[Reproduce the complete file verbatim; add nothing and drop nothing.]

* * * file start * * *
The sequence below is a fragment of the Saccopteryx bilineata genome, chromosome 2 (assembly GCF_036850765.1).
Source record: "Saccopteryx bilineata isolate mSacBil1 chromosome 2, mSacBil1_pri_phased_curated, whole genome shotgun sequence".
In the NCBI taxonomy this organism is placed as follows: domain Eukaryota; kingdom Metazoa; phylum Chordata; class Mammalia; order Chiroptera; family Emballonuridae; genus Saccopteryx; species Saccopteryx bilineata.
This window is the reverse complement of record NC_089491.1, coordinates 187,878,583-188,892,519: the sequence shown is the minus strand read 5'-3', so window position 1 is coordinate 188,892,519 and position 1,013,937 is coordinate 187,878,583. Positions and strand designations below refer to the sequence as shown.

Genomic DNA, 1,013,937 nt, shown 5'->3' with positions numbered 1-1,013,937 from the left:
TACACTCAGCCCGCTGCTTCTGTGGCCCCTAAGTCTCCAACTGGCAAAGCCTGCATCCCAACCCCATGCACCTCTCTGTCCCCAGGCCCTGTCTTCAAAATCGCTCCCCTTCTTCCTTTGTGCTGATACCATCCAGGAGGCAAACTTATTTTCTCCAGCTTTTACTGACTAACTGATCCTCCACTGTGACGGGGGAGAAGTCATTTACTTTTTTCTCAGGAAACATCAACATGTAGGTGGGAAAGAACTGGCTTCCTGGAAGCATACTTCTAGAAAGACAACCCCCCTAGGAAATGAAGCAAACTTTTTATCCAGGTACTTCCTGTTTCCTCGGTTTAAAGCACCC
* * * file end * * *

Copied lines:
The sequence below is a fragment of the Saccopteryx bilineata genome, chromosome 2 (assembly GCF_036850765.1).
Source record: "Saccopteryx bilineata isolate mSacBil1 chromosome 2, mSacBil1_pri_phased_curated, whole genome shotgun sequence".
In the NCBI taxonomy this organism is placed as follows: domain Eukaryota; kingdom Metazoa; phylum Chordata; class Mammalia; order Chiroptera; family Emballonuridae; genus Saccopteryx; species Saccopteryx bilineata.
This window is the reverse complement of record NC_089491.1, coordinates 187,878,583-188,892,519: the sequence shown is the minus strand read 5'-3', so window position 1 is coordinate 188,892,519 and position 1,013,937 is coordinate 187,878,583. Positions and strand designations below refer to the sequence as shown.

Genomic DNA, 1,013,937 nt, shown 5'->3' with positions numbered 1-1,013,937 from the left:
TACACTCAGCCCGCTGCTTCTGTGGCCCCTAAGTCTCCAACTGGCAAAGCCTGCATCCCAACCCCATGCACCTCTCTGTCCCCAGGCCCTGTCTTCAAAATCGCTCCCCTTCTTCCTTTGTGCTGATACCATCCAGGAGGCAAACTTATTTTCTCCAGCTTTTACTGACTAACTGATCCTCCACTGTGACGGGGGAGAAGTCATTTACTTTTTTCTCAGGAAACATCAACATGTAGGTGGGAAAGAACTGGCTTCCTGGAAGCATACTTCTAGAAAGACAACCCCCCTAGGAAATGAAGCAAACTTTTTATCCAGGTACTTCCTGTTTCCTCGGTTTAAAGCACCC